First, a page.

People tend to have incredibly deep, personal feelings tied to their understanding of their own sexuality/orientation and thus project those feelings on to others when semantic interplay takes place between those terms as we intermingle in society.

This is an especially complex, personal matter when it comes to interplay with transgender people.

For us, traditional ways of thinking about our concepts of orientation just don’t fit. No matter how hard you try to shove us into whatever box you might like to shove us into, we just don’t fit.

I’m personally fed up with extremist views on anything to do with the whole semantic argument that springs forth from this complex interplay.

Everyone has it wrong.

Let me explain the conflict as I see it. One group believes that sexuality is tied irrevocably to chromosomal sex. Another believes that sexuality is tied irrevocably to gender identity. A third believes that sexuality is tied irrevocably to phenotype/secondary-sex characteristics. A fourth believes it’s tied irrevocably to genitalia. And there are many varying degrees of belief in between, with huge amounts of conflict between each and every one.

Simply in reading that description, I hope you begin to get a picture of the myriad of ways people perceive constitutes orientation.

Extremists in every grouping assign absolute truth values to their way of understanding these words and it’s causing a cacophony of conflict which, in my view, is almost completely unnecessary as one will realize if they step back and detach their beliefs and emotions from the conflict.

Once, I believed that orientation was tied to identity. That sexuality was like a light switch turning on/off on the basis of identity. If a man were dating a man and one of them transitioned, each would become straight or the relationship could never work.

I was wrong to think that way, and I see many people in the world today making the same mistakes, or even worse mistakes. It’s deeply frustrating for me.

This exact conflict manifests in other areas too, such as family/community life and it’s such a great and unnecessary burden for all people to be carrying as I see it.

To explain, let me talk about one of my favorite films. “Normal” (which is also a play by the same name, but I’ve only seen the film) it is about a trans woman who transitions late in life after marrying a woman and having two children. As you might imagine, it’s an incredibly complex and emotional affair.

There’s a great deal of conflict over identity represented in the film as each family/community member struggles with coming to terms with what her transition means for them. And of course the audience is part of the experience too. We are also challenged to consider what these conflicts mean to us as well.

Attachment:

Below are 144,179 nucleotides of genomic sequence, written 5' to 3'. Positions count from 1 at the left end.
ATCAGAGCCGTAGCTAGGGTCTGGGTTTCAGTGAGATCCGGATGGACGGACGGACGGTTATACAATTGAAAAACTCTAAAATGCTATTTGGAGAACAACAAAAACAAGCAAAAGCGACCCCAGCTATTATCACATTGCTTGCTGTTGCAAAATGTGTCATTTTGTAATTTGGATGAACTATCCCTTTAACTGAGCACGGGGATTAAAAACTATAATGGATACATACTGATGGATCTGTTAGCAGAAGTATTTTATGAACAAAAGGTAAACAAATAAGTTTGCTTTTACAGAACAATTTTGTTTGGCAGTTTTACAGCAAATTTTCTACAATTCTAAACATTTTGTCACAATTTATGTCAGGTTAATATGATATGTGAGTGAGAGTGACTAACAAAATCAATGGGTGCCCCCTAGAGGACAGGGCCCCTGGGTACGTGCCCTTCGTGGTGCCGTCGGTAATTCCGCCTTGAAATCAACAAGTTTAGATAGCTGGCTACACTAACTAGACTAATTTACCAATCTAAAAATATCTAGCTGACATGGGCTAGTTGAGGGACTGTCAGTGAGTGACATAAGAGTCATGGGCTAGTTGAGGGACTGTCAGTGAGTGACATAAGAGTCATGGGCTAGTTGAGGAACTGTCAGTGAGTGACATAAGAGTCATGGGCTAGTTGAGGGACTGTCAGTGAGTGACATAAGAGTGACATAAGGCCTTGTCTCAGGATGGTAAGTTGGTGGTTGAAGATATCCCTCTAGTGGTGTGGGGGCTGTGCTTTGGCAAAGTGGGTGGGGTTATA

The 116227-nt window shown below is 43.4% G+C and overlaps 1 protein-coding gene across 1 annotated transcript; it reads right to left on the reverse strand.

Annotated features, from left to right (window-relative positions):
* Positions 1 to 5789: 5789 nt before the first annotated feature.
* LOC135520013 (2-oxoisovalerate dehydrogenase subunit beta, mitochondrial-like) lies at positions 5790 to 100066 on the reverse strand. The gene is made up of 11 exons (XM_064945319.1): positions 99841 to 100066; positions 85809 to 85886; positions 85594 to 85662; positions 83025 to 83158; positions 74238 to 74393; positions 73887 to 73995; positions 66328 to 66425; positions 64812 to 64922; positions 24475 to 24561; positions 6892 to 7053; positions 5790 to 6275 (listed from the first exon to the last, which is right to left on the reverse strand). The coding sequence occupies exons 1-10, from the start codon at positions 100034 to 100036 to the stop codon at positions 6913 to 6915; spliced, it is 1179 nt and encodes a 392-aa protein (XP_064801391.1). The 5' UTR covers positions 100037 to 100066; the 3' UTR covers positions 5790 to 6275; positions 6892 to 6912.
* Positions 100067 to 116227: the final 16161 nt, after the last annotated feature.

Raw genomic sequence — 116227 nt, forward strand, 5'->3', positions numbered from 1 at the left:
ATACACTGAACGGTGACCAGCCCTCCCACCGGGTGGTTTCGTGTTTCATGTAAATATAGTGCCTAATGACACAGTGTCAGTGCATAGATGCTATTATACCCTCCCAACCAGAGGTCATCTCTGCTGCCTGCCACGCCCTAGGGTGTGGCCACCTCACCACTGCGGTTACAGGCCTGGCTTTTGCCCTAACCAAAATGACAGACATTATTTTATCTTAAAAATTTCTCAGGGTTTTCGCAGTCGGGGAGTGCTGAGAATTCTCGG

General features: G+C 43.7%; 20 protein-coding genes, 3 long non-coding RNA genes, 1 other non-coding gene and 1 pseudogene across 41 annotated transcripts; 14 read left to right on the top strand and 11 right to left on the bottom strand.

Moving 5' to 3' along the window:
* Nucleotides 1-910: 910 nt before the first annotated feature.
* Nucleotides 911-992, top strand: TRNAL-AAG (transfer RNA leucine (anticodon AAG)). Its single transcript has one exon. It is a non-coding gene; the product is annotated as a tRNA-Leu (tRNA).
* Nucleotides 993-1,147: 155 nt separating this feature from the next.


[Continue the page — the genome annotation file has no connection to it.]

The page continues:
Sexuality is never explicitly discussed in the film, but what would you make of that if you were these characters? Put yourself into the shoes of the trans woman’s wife. Consider all the emotion; the attachment to decades of knowing someone, and knowing yourself through them suddenly in flux. What does that do to you? Does it change you too?

One has to wonder how a woman who’s mothered two children and carries this mountain of emotion could ever manage to find balance again. And sadly, many real people in situations like this don’t. It can truly cause families and relationships to fall apart. Transitioning truly can wreak havoc on your circumstances as you change and adapt to reality and reality adapts to you.

But balance is possible to find. I’ll be spoiling the film here, so skip this section if you’d like to see it for yourself.

Things work out for the family in spite of *many* awkward challenges. They hold themselves together by respecting one another and giving each other space to adapt and grow together. We see them all, slowly but surely come to terms with one another and themselves. Several years of transition are shown as the main character transitions. Her wife struggles deeply, but in the end maintains love for a woman who she still sees as her husband in spite of her new identity. Her kids struggle too, but in the end find a similar happy balance in their dad becoming a woman. Nothing else changes or has to change, it may be confusing to other people but it works for them and that’s all that matters.

At the end of the film they are depicted happily sharing in mundane conflicts, two women, a husband and wife, father and mother, son and daughter. It’s a very happy ending for them. Perhaps it wouldn’t be for you, but it is for them.

What that balance looks like is again, a deeply complex, personal, emotional affair. What would you be if your partner transitioned? What would your parent be to you if they transitioned? What if how you saw them hurt them? Would you change for them? I could go on and on with the questions, but the point is to paint a picture of how utterly challenging and personal it all is.

It’s far too much so for any one ideology to ever wrap itself around. People have been forming cults/religions centered around their beliefs of the absolute “Truth” about their understandings of the answers to these questions and again I maintain, everyone is wrong.

But also I’d say, everyone is right.

Every ideology has a little piece of the truth and all would assign absolute truth values to it, but they’re all wrong to do so even though their truth is indeed truth. My deepest wish is that everyone might stop trying to shove theirs down the throats of others.